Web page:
Sub Dean - Revd Canon Michael Rawson
When the Church of England revised its liturgies in 2000 it was suggested that as the season of the Incarnation lasts from Christmas Day until the Feast of Candlemas on 2 February, it would be a great idea to keep your Christmas tree up until 2 February
You might remember some very bald trees surrounded by a carpet of pine needles. Over the years the compromise has been to despatch the trees after the Epiphany but to keep the crib until Candlemas.
Such churchy customs are clearly at odds with a world that puts up Christmas decorations on 1 December and dismantles them on Boxing Day. I saw a tree discarded in the street as I walked to the Cathedral on that day. Whatever happened to the Twelve Days of Christmas which officially ended last night? The feast days celebrated during these days also add another dimension to the traditional story of the birth of the Christchild. On 26th we celebrate St Stephen, the first martyr to give his life in witness to Christ, on 27th John the Apostle and Evangelist points in his writings to Christ the Light of the World, the Word made Flesh who has come down to earth from heaven. The Holy Innocents on 28th pick up the slaughter of the boys under 2 by King Herod who sought to kill the Christ; and then closer to home the feast of St Thomas Becket on 29th commemorates his murder in Canterbury Cathedral in the twelfth century. These feast days strip away the glitter and tinsel of a fairy tale and firmly ground the birth of the Christchild in the nitty gritty of the real world.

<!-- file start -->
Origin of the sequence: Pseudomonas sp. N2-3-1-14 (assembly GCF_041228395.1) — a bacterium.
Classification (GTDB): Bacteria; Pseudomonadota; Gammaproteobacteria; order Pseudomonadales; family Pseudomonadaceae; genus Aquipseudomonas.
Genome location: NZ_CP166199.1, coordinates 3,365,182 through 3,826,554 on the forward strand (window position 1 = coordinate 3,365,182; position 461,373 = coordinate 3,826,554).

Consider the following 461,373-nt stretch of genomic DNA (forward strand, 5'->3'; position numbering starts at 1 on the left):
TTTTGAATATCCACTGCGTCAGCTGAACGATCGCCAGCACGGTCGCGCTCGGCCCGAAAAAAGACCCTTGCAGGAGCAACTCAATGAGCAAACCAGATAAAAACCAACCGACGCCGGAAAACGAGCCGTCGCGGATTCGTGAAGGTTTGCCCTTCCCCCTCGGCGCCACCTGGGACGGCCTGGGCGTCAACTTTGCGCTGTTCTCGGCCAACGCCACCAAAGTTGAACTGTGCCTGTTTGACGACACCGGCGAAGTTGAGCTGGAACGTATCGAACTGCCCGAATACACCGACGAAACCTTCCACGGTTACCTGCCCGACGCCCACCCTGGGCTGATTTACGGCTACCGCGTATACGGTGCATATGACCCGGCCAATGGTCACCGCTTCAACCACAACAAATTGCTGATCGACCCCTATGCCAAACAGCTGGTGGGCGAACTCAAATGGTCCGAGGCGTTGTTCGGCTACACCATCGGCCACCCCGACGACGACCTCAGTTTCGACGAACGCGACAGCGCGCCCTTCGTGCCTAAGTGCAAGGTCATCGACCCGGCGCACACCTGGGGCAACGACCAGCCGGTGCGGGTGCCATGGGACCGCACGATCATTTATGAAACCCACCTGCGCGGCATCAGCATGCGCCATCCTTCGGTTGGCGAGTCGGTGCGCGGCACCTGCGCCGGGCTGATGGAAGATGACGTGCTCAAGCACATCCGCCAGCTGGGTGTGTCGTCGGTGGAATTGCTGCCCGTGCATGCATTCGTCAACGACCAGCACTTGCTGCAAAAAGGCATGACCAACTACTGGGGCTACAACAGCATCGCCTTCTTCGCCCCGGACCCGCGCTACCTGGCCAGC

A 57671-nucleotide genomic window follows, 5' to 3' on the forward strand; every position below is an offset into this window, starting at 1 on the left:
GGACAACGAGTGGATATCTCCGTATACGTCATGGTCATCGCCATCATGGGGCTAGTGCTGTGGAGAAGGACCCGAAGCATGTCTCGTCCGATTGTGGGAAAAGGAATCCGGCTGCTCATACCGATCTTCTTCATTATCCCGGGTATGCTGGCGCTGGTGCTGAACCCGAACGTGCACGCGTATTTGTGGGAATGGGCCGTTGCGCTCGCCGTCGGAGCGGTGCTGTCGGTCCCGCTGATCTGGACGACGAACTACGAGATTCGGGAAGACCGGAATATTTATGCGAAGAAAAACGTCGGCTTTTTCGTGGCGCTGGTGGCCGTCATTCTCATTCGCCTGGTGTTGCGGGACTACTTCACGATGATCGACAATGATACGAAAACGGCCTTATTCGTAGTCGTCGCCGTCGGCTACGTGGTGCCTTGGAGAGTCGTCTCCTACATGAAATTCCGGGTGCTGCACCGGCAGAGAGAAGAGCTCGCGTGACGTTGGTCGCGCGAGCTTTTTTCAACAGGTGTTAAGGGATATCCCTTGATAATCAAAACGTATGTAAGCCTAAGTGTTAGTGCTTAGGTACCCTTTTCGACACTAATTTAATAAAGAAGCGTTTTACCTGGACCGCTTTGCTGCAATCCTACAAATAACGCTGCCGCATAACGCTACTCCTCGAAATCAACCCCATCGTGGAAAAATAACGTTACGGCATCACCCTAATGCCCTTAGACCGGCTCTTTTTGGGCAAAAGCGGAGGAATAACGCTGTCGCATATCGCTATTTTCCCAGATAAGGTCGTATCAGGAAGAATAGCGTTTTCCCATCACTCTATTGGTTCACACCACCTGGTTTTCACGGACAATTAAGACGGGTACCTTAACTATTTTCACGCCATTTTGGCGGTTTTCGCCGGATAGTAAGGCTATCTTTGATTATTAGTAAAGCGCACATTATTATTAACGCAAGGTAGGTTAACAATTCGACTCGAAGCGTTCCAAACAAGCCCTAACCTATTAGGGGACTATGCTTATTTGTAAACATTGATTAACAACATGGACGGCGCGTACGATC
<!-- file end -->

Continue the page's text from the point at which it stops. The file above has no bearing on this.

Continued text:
Last Sunday we recalled the episode when the twelve year old Christ was seemingly lost; and was found engaging in theological discussion with the elders of the Temple. Today we return to Jesus the infant, though perhaps more of a toddler than a babe in arms and now in a house rather than a stable. Our crib services and even the depiction of the Nativity in our own crib tend to conflate the arrival of the Magi with the shepherds. But that’s rather unlikely given that King Herod killed the male children who were two years old and under in his desire to rid himself of the new born Jesus.
For many in the Christian world, the feast of the Epiphany is a greater feast than Christmas, with the giving of gifts associated more with the Wise Men than with Father Christmas. In Spain, the Day of the Kings is marked by children putting out their well-polished shoes in order to receive a gift. The Germans and French mark the feast with a Kings’ Cake, laced with orange and spices and containing a charm. If your teeth survive it, you are crowned as king or queen for the rest of the day. Orthodox Christians celebrate Epiphany with the Baptism of Christ and a blessing of the waters of lakes and rivers, as we too will do next Sunday with the Blessing of the River Thames. Epiphany literally means to reveal and in these coming weeks of Epiphanytide we witness Jesus being revealed as God’s Son through his baptism in the river Jordan, the miracle of turning water into wine at the wedding at Cana and today in the arrival and worship of strangers from the East.